This scheme was accepted by the Unions of P&T Workers, All India P.M. & L.G. Staff Union, All India Postal & RMS Union, Telegraph Workmen's Union, Telegraph & Telephone Engineering Union and Telegraph Line Staff Union,

The Union which accepted the scheme established the All India Ad-hoc Committee of the respective unions (9) and issued instructions in September 1954 for implementing the scheme. The time schedule for holding the All India Conferences in 7-10 November, 1954 at Delhi was also drawn up. The joint session of the Nine All India unions were held at Vinaynagar New Delhi at 6 PM on Sunday the 24th November 1954. The nine All India conferences held their open sessions on the 22nd November, 1954 and continued up to 24th November 1954. The Federal Councilors of the nine All Indian Unions (realigned) who met at 4.30 P.M. on 24th November. 1954 adopted a resolution which stated inter alia that the National Federation of P&T Employees is established on this day the 24th November, 1954.

The elections were held in the most democratic manner. Contests did take place for the important posts including that of the Secretary General. Decisions on crucial issues were taken at different levels and stages by the representatives and in appropriate forums.

Since 1954 the NFPTE has chequered history and a glorious record of services to the membership and the Central Government Employees movement.

1957 Strike Call Led To Setting Up of Second Pay Commission

The economic conditions drifted from bad to worse and the inflation hit the employee’s worse. The NFPTE therefore demanded for setting up of a Second Pay Commission and immediate grant of interim Relief and served strike notice in August 1957. The other organizations of Central Government employees under the aegis of Confederation of Central Government Employees and workers also gave the strike notices. This resulted in announcement of 2nd Pay Commission appointment.

July 1960 Strike

The report of the Second Pay Commission caused deep disappointment and resentment amongst the employees. The norms of D.A. were slashed. Need based minimum wage as per the norms of 15th I.L.C. was denied on the plea of flexibility pay scales. The employees were depressed due to incremental rates which were either not improved or in some cases reduced. These retrograde recommendations of Second Pay Commission led to 5 days strike in Central Government Employees from 12th July 1960 spearheaded by NFPTE. The Government let loose a reign of terror and adopted severe repressive measures. Thousands of workers all over the country were arrested, suspended, removed from service and faced trials in the courts of law. 17780 P&T employees were arrested and put behind the bar. NFPTE was derecognized, which was subsequently restored in 1962. But in spite of derecognition, NFPTE continued to function and all the disabilities of 1960 strike were got nullified and none amongst the rank of NFPTE remained out of job.

Appointment of Das Body & Gajendragadkar Commission on D.A. Issue.

The employees were unable to accept the dying wage. The D.A. issue remained the main focal point of dispute. The Chinese aggression in 1962 and Pakistan aggression in 1965 delayed the settlement of the genuine issues of Government employees. However Government has appointed Das Body for consideration of D.A. in 1964. It had recommended to grant additional D.A. and also to revise the D.A. formula but the Government rejected its recommendations. The Government through mass pressure was again compelled to appoint another commission headed by justice P. B. Gajendrgadkar in 1967. This commission as well as National Commission on labour recommended the appointment of 3rd pay commission. But this was not done.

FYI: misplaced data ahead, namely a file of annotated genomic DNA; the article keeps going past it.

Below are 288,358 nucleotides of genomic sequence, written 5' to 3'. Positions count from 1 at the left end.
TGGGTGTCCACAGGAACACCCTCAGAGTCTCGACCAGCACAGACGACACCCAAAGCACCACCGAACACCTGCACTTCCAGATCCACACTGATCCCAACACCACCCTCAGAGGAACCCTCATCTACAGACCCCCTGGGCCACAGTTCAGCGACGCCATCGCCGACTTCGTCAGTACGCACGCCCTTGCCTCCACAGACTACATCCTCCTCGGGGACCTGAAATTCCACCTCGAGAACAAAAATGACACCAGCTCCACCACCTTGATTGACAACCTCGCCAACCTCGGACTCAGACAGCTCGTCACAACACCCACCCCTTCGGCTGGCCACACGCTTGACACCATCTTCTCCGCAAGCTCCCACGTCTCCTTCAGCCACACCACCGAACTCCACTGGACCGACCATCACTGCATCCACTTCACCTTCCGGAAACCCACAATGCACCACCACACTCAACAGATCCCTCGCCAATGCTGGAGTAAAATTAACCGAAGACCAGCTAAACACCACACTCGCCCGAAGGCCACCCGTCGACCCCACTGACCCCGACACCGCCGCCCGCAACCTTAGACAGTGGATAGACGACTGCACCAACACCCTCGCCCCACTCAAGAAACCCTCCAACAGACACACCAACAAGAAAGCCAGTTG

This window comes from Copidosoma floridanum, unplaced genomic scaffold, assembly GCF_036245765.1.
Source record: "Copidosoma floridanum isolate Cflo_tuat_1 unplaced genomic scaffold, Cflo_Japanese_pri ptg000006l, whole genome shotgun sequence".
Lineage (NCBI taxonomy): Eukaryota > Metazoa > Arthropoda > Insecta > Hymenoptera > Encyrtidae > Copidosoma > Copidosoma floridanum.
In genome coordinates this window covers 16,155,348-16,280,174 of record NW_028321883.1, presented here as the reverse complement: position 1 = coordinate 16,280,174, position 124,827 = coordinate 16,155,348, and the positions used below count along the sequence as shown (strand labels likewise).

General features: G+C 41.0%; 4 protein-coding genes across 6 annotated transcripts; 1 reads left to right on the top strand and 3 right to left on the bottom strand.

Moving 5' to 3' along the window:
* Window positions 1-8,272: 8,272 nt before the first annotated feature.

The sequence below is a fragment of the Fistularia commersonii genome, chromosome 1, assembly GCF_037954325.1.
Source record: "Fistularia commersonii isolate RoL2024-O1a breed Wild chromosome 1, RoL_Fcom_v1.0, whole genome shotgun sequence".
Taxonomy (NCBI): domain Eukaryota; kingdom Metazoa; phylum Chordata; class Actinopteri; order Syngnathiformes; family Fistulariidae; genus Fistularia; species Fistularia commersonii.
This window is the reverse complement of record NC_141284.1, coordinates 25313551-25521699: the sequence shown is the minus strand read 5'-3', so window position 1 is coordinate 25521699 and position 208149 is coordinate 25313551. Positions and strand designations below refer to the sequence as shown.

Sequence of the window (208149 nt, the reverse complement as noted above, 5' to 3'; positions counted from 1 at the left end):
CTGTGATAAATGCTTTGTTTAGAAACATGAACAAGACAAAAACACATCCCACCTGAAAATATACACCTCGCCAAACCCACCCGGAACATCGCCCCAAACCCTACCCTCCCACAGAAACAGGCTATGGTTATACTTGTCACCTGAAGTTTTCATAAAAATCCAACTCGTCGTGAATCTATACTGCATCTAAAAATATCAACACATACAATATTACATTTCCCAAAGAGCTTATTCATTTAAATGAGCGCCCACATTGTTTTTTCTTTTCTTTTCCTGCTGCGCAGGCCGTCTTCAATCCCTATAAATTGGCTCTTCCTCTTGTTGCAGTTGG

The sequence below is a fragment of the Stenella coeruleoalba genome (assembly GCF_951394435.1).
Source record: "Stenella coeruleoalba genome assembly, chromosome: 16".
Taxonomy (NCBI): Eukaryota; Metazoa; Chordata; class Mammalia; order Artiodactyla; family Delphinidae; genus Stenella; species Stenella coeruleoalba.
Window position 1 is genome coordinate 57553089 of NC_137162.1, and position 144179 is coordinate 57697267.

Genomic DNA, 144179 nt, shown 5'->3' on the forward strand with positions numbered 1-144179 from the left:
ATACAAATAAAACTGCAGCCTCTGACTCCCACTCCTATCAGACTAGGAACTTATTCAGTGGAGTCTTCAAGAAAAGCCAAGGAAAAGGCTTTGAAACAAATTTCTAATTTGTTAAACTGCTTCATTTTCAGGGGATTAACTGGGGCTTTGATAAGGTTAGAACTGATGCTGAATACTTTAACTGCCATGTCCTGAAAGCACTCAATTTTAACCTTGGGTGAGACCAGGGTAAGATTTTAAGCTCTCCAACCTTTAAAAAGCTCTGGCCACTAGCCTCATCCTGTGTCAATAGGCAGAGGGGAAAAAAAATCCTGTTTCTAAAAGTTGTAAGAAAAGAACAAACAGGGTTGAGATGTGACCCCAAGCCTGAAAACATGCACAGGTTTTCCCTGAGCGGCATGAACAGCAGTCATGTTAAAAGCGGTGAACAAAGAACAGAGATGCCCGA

Introduction of the Scheme of Joint Consultative Machinery and compulsory arbitration scheme.

The 1960 glorious strike although failed but it forced the Government to concede many demands bit by bit later on. The Government in its anxiety to avert such catastrophe conceived the scheme of Joint Consultation and Arbitration Scheme in 1963. The scheme was finally accepted by the recognized unions in the year 1966 after seeking improvements in the scheme. The important feature got introduced in the scheme was that no new union in any department would be recognized where a union representing all the categories of staff broadly and adequately existed.

1968 Strike.

Under the leadership of NFPTE, the P & T workers acquired lot of gains and settled many of their long standing demands. The maximum settlement was reached in the year 1967. In 1968, the Staff side National Council of JCM raised the demand for need based minimum wage according to 15th I.L.C. norms. The Government refused to settle it and therefore a disagreement was signed. The Government thereafter refused to refer the demand to Board of Arbitration under the Scheme. This compelled the Central Government Employees to go on one day token strike on 19.09.68. In P & T, the strike was massive and very wide spread. The Government has adopted the same repressive measures, like mass scale arrests, termination, suspension and derecognition of Unions. There was human loss of strikers who had been shot by the police. Several leaders were arrested and put behind the bar. There was heavy victimizations throughout the nation. The NFPTE was derecognized immediately. The NFPTE could be recognized again in 1970 only through court order.

Formation of Rival Unions.